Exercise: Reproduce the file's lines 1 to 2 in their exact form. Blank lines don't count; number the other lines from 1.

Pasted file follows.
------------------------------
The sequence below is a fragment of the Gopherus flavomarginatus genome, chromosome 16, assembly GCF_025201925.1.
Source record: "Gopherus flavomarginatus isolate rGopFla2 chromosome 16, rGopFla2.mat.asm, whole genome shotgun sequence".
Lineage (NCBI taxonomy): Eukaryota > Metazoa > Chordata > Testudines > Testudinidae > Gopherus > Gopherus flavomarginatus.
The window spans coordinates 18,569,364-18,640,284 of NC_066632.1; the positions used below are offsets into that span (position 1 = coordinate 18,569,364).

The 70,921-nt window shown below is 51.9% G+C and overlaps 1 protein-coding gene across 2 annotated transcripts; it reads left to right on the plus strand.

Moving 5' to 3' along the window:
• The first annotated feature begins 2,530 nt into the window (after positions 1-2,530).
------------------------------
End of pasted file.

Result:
The sequence below is a fragment of the Gopherus flavomarginatus genome, chromosome 16, assembly GCF_025201925.1.
Source record: "Gopherus flavomarginatus isolate rGopFla2 chromosome 16, rGopFla2.mat.asm, whole genome shotgun sequence".